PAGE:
MARIA STEIN — The vice chairperson of Dairy Farmers of Ontario, Murray Sherk, was welcomed by the Ohio Farmers Union, as well as area farmers, at the Maria Stein American Legion Auxiliary Post 571, in Mercer County, on Tuesday, where he led an informative discussion regarding the Canadian dairy supply management system.
Sherk shared his perspective, to a crowd of about 25 people, on the pros and cons of the system along with how, or if, a similar system could be implemented in the United States.
According to the Ohio Farmers Union, since 2013, net farm income for U.S. farmers has declined 50 percent. Median farm income for 2017 is projected to be negative $1,325, and many commodities remain below the cost of production.
Joe Logan, president of the Ohio Farmers Union, and Darin Von Ruden, president of the Wisconsin Farmers Union, were also in attendance to help lead Tuesday’s meeting.
Logan opened the forum by recognizing the hard work that comes with being a farmer, as well as the dedication and sacrifice they, along with their families, give daily while still often struggling to make ends meet.
“That’s the situation in which we find ourselves in the dairy industry right now,” he said.
“What we are trying to do,” Logan continued, “is to get information into people’s hands about the possibilities and alternatives that exist for policy in the dairy industry.”
Von Ruden, who introduced himself as a lifelong farmer, said he was compelled to join the political side of agriculture after his parents’ farm was affected by farming crises in the 1990s.
“(I wanted to know) if there was a way to change things,” he said.
Von Ruden pointed out that there seems to be a “massive move” toward larger farms in the country, leaving the smaller caliber farms and farmers at a bit of a loss.
“If you look at how Canada and some other countries around the world that have supply management programs, every farmer, as a whole, either (benefits) when there’s positives or suffers when there’s a loss,” Von Ruden said. “It isn’t just a certain hand-picked few, it’s absorbed by all.”
Murray Sherk, of Plattsville, Ontario, is the soon-to-be president of the Dairy Farmers of Ontario. He and his wife, Sandra, along with their four daughters, live on a 500-acre farm with 130 dairy cows.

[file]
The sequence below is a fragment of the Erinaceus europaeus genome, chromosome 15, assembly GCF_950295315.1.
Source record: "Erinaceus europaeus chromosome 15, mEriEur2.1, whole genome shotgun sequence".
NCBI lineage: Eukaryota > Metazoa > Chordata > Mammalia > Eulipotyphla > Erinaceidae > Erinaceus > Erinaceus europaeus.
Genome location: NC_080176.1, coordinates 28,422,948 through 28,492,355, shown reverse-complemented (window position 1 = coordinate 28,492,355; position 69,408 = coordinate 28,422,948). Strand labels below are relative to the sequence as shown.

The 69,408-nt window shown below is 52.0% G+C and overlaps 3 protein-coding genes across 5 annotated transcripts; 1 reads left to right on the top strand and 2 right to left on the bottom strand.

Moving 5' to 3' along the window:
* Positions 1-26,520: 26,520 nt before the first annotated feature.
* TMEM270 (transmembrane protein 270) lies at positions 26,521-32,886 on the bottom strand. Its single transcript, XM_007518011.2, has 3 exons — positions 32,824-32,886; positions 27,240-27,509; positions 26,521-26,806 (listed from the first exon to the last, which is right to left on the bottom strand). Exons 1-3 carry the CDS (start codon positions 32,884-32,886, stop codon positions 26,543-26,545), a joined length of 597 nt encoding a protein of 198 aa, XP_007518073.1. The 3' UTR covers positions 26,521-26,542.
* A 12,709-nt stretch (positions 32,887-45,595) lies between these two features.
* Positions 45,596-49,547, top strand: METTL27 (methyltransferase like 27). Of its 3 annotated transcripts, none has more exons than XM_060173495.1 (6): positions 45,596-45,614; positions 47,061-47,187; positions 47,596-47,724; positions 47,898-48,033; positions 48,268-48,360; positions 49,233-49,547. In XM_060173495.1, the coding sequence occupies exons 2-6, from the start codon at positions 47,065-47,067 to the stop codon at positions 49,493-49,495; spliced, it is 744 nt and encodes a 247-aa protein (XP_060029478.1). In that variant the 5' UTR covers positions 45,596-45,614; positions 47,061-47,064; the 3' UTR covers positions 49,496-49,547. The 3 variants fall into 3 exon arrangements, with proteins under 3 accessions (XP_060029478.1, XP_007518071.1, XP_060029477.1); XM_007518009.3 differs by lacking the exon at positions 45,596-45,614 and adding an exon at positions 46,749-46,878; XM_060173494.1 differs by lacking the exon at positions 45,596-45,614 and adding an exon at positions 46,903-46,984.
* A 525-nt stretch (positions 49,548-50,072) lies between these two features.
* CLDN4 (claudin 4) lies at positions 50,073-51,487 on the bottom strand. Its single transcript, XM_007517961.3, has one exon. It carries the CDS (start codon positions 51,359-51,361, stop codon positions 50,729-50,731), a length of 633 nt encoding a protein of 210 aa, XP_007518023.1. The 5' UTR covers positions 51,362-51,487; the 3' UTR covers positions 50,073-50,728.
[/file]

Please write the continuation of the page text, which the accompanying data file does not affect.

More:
Sherk shared that Canada’s dairy system is known as “supply management,” which provides balance in the dairy sector by enabling Canadian dairy farmers to act collectively to negotiate price and adjust milk production to meet consumer demand.
“In Ontario, if you’re going to sell milk, it’s got to be sold to the Dairy Farmers of Ontario and we’re the central marketing agency for all the milk,” he said.
This steady pricing results in the Canadian dairy farming being one of the few agricultural sectors that are self-sufficient, which provides income security for farmers while requiring no government subsidy.
At a national level in Canada, market requirements are determined to meet domestic consumer demand and avoid overproduction. A National Production Quota is issued to provinces based on percentages. The provinces, then, issue a quota to producers.
One attendee pointed out that America has a “co-op” system within the dairy industry in many places throughout the country, which is similar, in a basic sense, to the system used in Canada.
Dairy Farmers of Ontario Vice Chairman Murray Sherk speaks at the Maria Stein American Legion Auxiliary Post 571, on Aug. 28, to share his perspective on pros and cons of the Canadian dairy supply management system.
Wisconsin Farmers Union President Darin Von Ruden speaks to an audience, including local farmers, at a dairy farmer forum held at the Maria Stein American Legion Auxiliary Post 571 on Tuesday, Aug. 28.
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